Financial Market Overview
21st December, 2018
- The Indian rupee recorded its biggest weekly rise in more than five years against the dollar, tracking the slump in crude oil prices which eased concerns of widening of trade gap at home,
- The U.S. Federal Reserve lowered its rate hike outlook. The rupee settled lower at 70.15 to a dollar against 69.70 at previous close, amid risk aversion on expectation of slowdown in global growth, which weighed on regional and local shares.
- The currency strengthened 2.4% this week, its biggest weekly jump since week ended on Sep. 13, 2013.Falling crude oil prices are a game changer for India’s external sector.
- We expect the dollar rates to stay stable as the Federal Reserve adopts a more dovish stance and markets starts aggressively paring down expectations of further hikes.
- Indian shares ended around 2 percent lower on Friday, dragged by financials and IT heavyweights such as Infosys Ltd and ICICI Bank Ltd with the sentiment dampened by weak global cues.
- Domestic shares tracked broader Asian markets as the possibility of a U.S. government shutdown and further rate hikes by the Federal Reserve next year made investors jittery.
- The benchmark BSE index closed down 1.89 percent at 35,742.07 and fell 0.6 percent this week. The broader NSE index ended 1.81 percent lower at 10,754, shedding 0.48 percent in the week.
- Shares of software services exporters Infosys Ltd and Tata Consultancy Services Ltd closed 3.13 percent and 2.98 percent lower.
- European markets are lower today with shares in France off the most. The CAC 40 is down 0.90% while London’s FTSE 100 is off 0.47% and Germany’s DAX is lower by 0.44%.
- U.S. stocks slid on Thursday, with the Nasdaq close to confirming bear market territory as the Federal Reserve’s plan to continue its balance-sheet reduction and the threat of a partial government shutdown fueled investor anxieties.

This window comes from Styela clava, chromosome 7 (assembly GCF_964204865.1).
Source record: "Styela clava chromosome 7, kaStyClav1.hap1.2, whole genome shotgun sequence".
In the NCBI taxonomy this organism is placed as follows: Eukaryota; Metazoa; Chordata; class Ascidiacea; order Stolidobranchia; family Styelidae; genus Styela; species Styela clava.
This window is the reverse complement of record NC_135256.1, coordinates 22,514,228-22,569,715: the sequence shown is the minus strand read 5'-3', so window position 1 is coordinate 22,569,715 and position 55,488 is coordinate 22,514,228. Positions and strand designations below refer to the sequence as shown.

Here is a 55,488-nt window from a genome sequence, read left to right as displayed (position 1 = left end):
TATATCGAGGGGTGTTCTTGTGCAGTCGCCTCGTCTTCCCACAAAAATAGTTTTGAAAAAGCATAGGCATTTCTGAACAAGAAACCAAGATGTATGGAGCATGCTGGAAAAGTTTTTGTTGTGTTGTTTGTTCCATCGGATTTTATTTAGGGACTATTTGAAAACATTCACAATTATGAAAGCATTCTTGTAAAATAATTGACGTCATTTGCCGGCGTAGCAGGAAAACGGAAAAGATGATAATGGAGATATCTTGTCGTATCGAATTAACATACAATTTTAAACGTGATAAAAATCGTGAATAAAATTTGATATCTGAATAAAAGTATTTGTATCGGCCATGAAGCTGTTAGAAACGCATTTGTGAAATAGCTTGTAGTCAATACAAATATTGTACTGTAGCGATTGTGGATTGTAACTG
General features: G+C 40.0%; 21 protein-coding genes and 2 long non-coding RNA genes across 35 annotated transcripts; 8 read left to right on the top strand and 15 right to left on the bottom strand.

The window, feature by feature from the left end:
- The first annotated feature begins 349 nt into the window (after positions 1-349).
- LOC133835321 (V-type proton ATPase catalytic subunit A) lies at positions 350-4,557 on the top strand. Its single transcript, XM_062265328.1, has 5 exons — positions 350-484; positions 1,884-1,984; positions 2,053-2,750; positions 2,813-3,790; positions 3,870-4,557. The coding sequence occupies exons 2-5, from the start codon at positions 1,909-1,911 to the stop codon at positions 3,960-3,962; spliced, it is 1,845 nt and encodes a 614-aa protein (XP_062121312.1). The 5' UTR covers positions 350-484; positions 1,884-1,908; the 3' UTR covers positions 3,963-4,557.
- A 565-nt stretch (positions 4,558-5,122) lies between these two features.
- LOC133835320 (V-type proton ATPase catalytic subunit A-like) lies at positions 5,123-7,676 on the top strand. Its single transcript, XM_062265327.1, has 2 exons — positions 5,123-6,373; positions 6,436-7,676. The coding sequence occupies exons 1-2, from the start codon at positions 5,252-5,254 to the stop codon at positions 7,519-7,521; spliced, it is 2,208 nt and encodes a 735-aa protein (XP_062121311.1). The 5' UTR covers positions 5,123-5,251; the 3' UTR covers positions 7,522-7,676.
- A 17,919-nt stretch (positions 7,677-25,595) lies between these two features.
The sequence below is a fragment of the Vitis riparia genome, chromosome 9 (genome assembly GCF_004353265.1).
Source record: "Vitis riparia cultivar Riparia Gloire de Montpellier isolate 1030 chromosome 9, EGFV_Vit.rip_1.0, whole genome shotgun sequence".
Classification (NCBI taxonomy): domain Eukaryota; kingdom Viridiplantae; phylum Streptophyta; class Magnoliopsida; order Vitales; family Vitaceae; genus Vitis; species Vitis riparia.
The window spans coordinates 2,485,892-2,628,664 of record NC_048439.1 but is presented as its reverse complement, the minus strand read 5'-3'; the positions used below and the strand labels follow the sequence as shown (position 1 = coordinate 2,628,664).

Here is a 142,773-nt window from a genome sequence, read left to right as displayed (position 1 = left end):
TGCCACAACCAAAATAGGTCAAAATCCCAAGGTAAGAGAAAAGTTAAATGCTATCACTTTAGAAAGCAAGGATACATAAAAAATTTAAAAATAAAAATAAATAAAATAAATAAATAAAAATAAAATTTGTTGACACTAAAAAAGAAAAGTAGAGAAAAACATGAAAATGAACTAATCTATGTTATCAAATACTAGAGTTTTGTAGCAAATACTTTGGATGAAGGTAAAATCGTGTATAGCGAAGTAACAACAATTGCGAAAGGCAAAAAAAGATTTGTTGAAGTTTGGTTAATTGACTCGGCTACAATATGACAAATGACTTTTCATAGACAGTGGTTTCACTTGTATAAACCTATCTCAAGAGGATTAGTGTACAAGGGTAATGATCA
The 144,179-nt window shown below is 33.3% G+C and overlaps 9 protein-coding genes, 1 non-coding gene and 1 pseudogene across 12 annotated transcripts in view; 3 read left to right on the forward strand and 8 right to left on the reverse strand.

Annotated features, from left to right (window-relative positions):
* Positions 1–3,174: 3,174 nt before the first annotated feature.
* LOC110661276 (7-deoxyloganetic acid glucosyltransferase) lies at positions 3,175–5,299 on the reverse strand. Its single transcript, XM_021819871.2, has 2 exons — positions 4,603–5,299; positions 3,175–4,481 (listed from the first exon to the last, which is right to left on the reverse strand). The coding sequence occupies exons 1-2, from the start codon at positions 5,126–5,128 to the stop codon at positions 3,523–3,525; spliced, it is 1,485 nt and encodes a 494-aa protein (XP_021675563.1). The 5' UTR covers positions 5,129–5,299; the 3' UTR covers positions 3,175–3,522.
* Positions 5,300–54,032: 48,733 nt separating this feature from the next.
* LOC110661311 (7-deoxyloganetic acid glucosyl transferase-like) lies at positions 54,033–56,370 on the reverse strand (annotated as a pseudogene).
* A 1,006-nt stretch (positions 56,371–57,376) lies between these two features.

- The Dow Jones Industrial Average fell 464.06 points, or 1.99 percent, to 22,859.6, the S&P 500 lost 43.89 points, or 1.75 percent, to 2,463.07 and the Nasdaq Composite dropped 108.24 points, or 1.63 percent, to 6,528.59.
- Britain’s annual economic growth for the third quarter went unrevised, according to figures released by the Office for National Statistics on Friday. GDP grew by 1.5% on a year-to-year basis in the quarter, unchanged from the preliminary estimate and in line with expectations.
- On a quarterly basis, growth came in at 0.6%, which was also in line with expectations for no change from the preliminary reading.
- British consumers are their gloomiest in more than five years, business sentiment is its weakest since the 2016 Brexit referendum and car output has tumbled this year, according to three surveys that paint an ominous picture for 2019.
- The number of Americans filing applications for jobless benefits rose marginally from near a 49-year low last week, suggesting underlying strength in the labor market and broader economy. While other data on Thursday showed factory activity in the mid-Atlantic region slowing to near a 2-1/2-year low in December, manufacturers reported hiring more workers and were upbeat about business conditions over the next six months.
- The dollar index dropped 0.8% yesterday, its biggest decline in seven weeks, amid shutdown worries and bets that the ongoing selloff in equities.